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Attenuated amyloid-β aggregation and neurotoxicity owing to methionine oxidation
Uppsala University, Disciplinary Domain of Medicine and Pharmacy, Faculty of Medicine, Department of Public Health and Caring Sciences.
Uppsala University, Disciplinary Domain of Science and Technology, Chemistry, Department of Physical and Analytical Chemistry, Analytical Chemistry.
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2007 (English)In: NeuroReport, ISSN 0959-4965, E-ISSN 1473-558X, Vol. 18, no 6, 559-563 p.Article in journal (Refereed) Published
Abstract [en]

Aggregation of the amyloid-beta (Abeta) peptide into amyloid plaques is a characteristic feature of Alzheimer's disease neuropathogenesis. We and others have previously demonstrated delayed Abeta aggregation as a consequence of oxidizing a single methionine residue at position 35 (Met-35). Here, we examined the consequences of Met-35 oxidation on the extremely aggregation-prone peptides Abeta1-42 and Abeta1-40Arctic with respect to protofibril and oligomer formation as well as neurotoxicity. Size exclusion chromatography and mass spectrometry demonstrated that monomer/dimers prevailed over larger oligomers after oxidizing Met-35, and consequently protofibril formation and aggregation of both Abeta1-42 and Abeta1-40Arctic were delayed. The oxidized peptides completely lacked neurotoxic effects in cortical neuronal cultures under these conditions, in contrast to the neurotoxic properties of the unoxidized peptides. We conclude that oxidation of Met-35 significantly attenuates aggregation of Abeta1-42 and Abeta1-40Arctic, and thereby reduces neurotoxicity.

Place, publisher, year, edition, pages
2007. Vol. 18, no 6, 559-563 p.
Keyword [en]
amyloid-b, methionine 35, neurotoxicity, oligomers, oxidation, protofibrils
National Category
Medical and Health Sciences
URN: urn:nbn:se:uu:diva-95578ISI: 000245609300007PubMedID: 17413657OAI: oai:DiVA.org:uu-95578DiVA: diva2:169854
Available from: 2007-03-23 Created: 2007-03-23 Last updated: 2011-03-29Bibliographically approved
In thesis
1. Amyloid-β Protofibril Formation and Neurotoxicity: Implications for Alzheimer’s Disease
Open this publication in new window or tab >>Amyloid-β Protofibril Formation and Neurotoxicity: Implications for Alzheimer’s Disease
2007 (English)Doctoral thesis, comprehensive summary (Other academic)
Abstract [en]

Alzheimer’s disease (AD) is the most common cause of dementia. A characteristic feature of AD is the presence of amyloid plaques in the cortex and hippocampus of the brain. The principal component of these plaques is the amyloid-β (Aβ) peptide, a cleavage product from proteolytic processing of amyloid precursor protein (APP). A central event in AD pathogenesis is the ability of Aβ monomers to aggregate into amyloid fibrils. This process involves the formation of various Aβ intermediates, including protofibrils. Protofibrils have been implicated in familial AD, as the Arctic APP mutation is associated with enhanced rate of protofibril formation in vitro.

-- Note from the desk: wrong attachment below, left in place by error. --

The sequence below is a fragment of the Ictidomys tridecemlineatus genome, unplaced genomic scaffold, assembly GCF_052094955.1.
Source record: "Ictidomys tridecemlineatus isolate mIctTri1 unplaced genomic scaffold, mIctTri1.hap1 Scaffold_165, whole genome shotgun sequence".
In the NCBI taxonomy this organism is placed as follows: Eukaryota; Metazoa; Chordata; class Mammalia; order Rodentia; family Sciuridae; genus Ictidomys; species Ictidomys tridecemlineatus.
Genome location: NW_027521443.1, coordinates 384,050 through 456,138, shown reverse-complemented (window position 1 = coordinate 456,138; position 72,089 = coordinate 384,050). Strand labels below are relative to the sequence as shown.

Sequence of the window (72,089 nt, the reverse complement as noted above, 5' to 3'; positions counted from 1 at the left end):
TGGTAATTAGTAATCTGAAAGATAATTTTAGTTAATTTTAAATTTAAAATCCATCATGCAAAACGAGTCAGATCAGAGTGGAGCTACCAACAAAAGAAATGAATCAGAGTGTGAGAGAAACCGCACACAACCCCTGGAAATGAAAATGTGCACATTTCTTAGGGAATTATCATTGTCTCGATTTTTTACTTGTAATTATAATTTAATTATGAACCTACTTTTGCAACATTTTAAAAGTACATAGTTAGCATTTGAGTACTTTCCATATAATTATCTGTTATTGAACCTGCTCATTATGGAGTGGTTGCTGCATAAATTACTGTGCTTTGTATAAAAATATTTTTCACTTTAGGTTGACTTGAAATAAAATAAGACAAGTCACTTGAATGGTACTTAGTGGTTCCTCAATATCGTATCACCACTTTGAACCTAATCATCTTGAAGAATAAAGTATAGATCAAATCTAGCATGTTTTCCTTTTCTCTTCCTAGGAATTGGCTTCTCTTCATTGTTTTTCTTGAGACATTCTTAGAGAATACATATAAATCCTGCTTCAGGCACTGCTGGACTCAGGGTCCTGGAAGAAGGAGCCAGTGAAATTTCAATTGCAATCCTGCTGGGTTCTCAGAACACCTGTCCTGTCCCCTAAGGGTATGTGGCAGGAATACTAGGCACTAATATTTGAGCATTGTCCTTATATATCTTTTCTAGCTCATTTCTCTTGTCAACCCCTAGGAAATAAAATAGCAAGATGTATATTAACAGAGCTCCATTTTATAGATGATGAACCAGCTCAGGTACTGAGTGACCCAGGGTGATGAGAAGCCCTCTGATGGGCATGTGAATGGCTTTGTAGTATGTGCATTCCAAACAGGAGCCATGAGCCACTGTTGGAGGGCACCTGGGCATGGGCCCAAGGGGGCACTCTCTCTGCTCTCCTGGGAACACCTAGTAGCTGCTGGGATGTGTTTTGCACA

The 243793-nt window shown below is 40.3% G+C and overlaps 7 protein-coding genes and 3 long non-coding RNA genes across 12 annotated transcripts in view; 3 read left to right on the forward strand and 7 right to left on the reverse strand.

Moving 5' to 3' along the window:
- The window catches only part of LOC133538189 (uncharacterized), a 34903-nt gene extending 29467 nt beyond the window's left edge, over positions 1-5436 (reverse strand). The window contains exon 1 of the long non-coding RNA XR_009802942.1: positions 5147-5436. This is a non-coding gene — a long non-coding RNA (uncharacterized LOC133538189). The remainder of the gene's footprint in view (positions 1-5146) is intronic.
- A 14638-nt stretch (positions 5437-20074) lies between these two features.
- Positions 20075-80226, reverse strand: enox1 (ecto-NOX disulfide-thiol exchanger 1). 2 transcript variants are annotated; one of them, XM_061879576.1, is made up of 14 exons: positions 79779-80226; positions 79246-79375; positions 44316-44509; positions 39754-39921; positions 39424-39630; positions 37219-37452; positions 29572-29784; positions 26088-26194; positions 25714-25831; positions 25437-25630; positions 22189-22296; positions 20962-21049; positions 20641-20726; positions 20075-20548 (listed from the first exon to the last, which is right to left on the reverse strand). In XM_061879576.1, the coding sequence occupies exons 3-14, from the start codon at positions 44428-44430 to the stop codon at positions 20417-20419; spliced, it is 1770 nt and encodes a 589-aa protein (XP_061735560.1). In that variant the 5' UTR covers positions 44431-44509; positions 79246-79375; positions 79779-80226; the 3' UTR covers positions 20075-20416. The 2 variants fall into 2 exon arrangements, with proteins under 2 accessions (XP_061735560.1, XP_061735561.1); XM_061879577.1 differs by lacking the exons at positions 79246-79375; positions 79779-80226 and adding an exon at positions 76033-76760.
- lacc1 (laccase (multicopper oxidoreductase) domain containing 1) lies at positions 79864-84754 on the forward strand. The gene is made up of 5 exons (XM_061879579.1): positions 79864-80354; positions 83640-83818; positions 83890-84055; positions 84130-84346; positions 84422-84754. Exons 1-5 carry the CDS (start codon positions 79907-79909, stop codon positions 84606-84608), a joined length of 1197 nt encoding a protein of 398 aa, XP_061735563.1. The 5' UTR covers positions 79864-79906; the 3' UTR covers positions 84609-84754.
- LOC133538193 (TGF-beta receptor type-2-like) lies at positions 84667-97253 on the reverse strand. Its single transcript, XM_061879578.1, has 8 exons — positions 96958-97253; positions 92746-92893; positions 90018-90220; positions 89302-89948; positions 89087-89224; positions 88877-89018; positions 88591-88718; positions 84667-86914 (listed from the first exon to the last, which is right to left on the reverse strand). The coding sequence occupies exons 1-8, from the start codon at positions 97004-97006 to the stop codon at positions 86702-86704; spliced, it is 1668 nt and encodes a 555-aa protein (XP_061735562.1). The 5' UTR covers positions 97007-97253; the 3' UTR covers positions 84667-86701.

This thesis focuses on Aβ aggregation and neurotoxicity in vitro, with special emphasis on protofibril formation. Using synthetic Aβ peptides with and without the Arctic mutation, we demonstrated that the Arctic mutation accelerated both Aβ1-42 protofibril- and fibril formation, and that these processes were affected by changes in the physiochemical environment.

Oxidation of Aβ methionine delayed trimer and protofibril formation in vitro. Interestingly, these oxidized peptides did not have the neurotoxic potential of their un-oxidized counterparts, suggesting that formation of trimers and further aggregation into protofibrils is necessary for the neurotoxic actions of Aβ. In agreement, stabilization of Aβ wild type protofibrils with the omega-3 (ω3) fatty acid docosahexaenoic acid (DHA) sustained Aβ induced neurotoxicity; whereas in absence of DHA, neurotoxicity was reduced as Aβ fibrils were formed. These results suggest that the neurotoxic potential of Aβ is mainly confined to soluble aggregated forms of Aβ, not Aβ monomer/dimers or fibrillar Aβ.

Stabilization of Aβ protofibrils with DHA might seem contradictory, as ω3 fatty acids generally are considered beneficial for cognition. However, we also demonstrated that DHA supplementation reduced Aβ levels in cell models of AD, providing a possible mechanism for the reported beneficial effects of DHA on cognitive measures in vivo.

Place, publisher, year, edition, pages
Uppsala: Acta Universitatis Upsaliensis, 2007. 50 p.
Digital Comprehensive Summaries of Uppsala Dissertations from the Faculty of Medicine, ISSN 1651-6206 ; 239
Neurosciences, Amyloid-β, Neurotoxicity, Aggregation, Protofibrils, Alzheimer's disease, Neurovetenskap
urn:nbn:se:uu:diva-7718 (URN)978-91-554-6827-9 (ISBN)
Public defence
2007-04-13, Rudbecksalen, Rudbecklaboratoriet, Dag Hammarskjölds väg 20, Uppsala, 09:15
Available from: 2007-03-23 Created: 2007-03-23 Last updated: 2011-01-27Bibliographically approved

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